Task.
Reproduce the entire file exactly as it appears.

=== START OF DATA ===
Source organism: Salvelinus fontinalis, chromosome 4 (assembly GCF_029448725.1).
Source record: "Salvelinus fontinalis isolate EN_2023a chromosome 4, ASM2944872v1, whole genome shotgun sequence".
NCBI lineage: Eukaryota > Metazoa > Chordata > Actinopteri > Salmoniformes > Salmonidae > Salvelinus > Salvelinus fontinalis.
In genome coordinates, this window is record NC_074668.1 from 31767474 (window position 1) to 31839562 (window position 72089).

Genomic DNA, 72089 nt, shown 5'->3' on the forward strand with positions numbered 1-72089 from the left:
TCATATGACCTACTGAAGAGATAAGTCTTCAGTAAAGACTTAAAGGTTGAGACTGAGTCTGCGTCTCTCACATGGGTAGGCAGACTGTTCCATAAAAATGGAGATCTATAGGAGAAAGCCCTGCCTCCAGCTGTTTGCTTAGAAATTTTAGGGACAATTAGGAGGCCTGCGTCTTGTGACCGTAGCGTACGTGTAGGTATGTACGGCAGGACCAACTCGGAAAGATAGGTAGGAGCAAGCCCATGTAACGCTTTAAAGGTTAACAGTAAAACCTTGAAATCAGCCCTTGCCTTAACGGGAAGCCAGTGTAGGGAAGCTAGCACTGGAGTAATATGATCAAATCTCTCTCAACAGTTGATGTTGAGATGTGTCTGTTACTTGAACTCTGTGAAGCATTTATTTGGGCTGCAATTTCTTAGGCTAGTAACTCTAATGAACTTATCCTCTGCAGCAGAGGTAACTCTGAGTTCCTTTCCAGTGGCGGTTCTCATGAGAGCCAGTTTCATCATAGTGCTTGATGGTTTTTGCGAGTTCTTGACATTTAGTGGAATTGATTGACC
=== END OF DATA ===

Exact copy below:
Source organism: Salvelinus fontinalis, chromosome 4 (assembly GCF_029448725.1).
Source record: "Salvelinus fontinalis isolate EN_2023a chromosome 4, ASM2944872v1, whole genome shotgun sequence".
NCBI lineage: Eukaryota > Metazoa > Chordata > Actinopteri > Salmoniformes > Salmonidae > Salvelinus > Salvelinus fontinalis.
In genome coordinates, this window is record NC_074668.1 from 31767474 (window position 1) to 31839562 (window position 72089).

Genomic DNA, 72089 nt, shown 5'->3' on the forward strand with positions numbered 1-72089 from the left:
TCATATGACCTACTGAAGAGATAAGTCTTCAGTAAAGACTTAAAGGTTGAGACTGAGTCTGCGTCTCTCACATGGGTAGGCAGACTGTTCCATAAAAATGGAGATCTATAGGAGAAAGCCCTGCCTCCAGCTGTTTGCTTAGAAATTTTAGGGACAATTAGGAGGCCTGCGTCTTGTGACCGTAGCGTACGTGTAGGTATGTACGGCAGGACCAACTCGGAAAGATAGGTAGGAGCAAGCCCATGTAACGCTTTAAAGGTTAACAGTAAAACCTTGAAATCAGCCCTTGCCTTAACGGGAAGCCAGTGTAGGGAAGCTAGCACTGGAGTAATATGATCAAATCTCTCTCAACAGTTGATGTTGAGATGTGTCTGTTACTTGAACTCTGTGAAGCATTTATTTGGGCTGCAATTTCTTAGGCTAGTAACTCTAATGAACTTATCCTCTGCAGCAGAGGTAACTCTGAGTTCCTTTCCAGTGGCGGTTCTCATGAGAGCCAGTTTCATCATAGTGCTTGATGGTTTTTGCGAGTTCTTGACATTTAGTGGAATTGATTGACC